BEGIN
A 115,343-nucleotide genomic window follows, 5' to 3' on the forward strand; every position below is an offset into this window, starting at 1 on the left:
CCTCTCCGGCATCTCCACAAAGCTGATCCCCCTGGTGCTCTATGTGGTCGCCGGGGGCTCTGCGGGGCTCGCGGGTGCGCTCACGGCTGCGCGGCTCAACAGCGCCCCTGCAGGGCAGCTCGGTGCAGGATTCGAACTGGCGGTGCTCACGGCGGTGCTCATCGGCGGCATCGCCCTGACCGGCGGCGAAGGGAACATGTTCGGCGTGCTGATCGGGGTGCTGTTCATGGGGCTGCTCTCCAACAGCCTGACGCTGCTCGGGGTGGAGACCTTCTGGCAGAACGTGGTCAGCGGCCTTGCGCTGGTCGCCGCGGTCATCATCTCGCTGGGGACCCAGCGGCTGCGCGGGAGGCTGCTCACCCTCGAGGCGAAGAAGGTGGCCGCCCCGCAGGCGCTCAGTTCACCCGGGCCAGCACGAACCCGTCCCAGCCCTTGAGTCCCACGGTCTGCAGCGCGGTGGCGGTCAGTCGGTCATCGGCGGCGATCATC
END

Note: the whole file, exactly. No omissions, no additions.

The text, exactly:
A 115,343-nucleotide genomic window follows, 5' to 3' on the forward strand; every position below is an offset into this window, starting at 1 on the left:
CCTCTCCGGCATCTCCACAAAGCTGATCCCCCTGGTGCTCTATGTGGTCGCCGGGGGCTCTGCGGGGCTCGCGGGTGCGCTCACGGCTGCGCGGCTCAACAGCGCCCCTGCAGGGCAGCTCGGTGCAGGATTCGAACTGGCGGTGCTCACGGCGGTGCTCATCGGCGGCATCGCCCTGACCGGCGGCGAAGGGAACATGTTCGGCGTGCTGATCGGGGTGCTGTTCATGGGGCTGCTCTCCAACAGCCTGACGCTGCTCGGGGTGGAGACCTTCTGGCAGAACGTGGTCAGCGGCCTTGCGCTGGTCGCCGCGGTCATCATCTCGCTGGGGACCCAGCGGCTGCGCGGGAGGCTGCTCACCCTCGAGGCGAAGAAGGTGGCCGCCCCGCAGGCGCTCAGTTCACCCGGGCCAGCACGAACCCGTCCCAGCCCTTGAGTCCCACGGTCTGCAGCGCGGTGGCGGTCAGTCGGTCATCGGCGGCGATCATC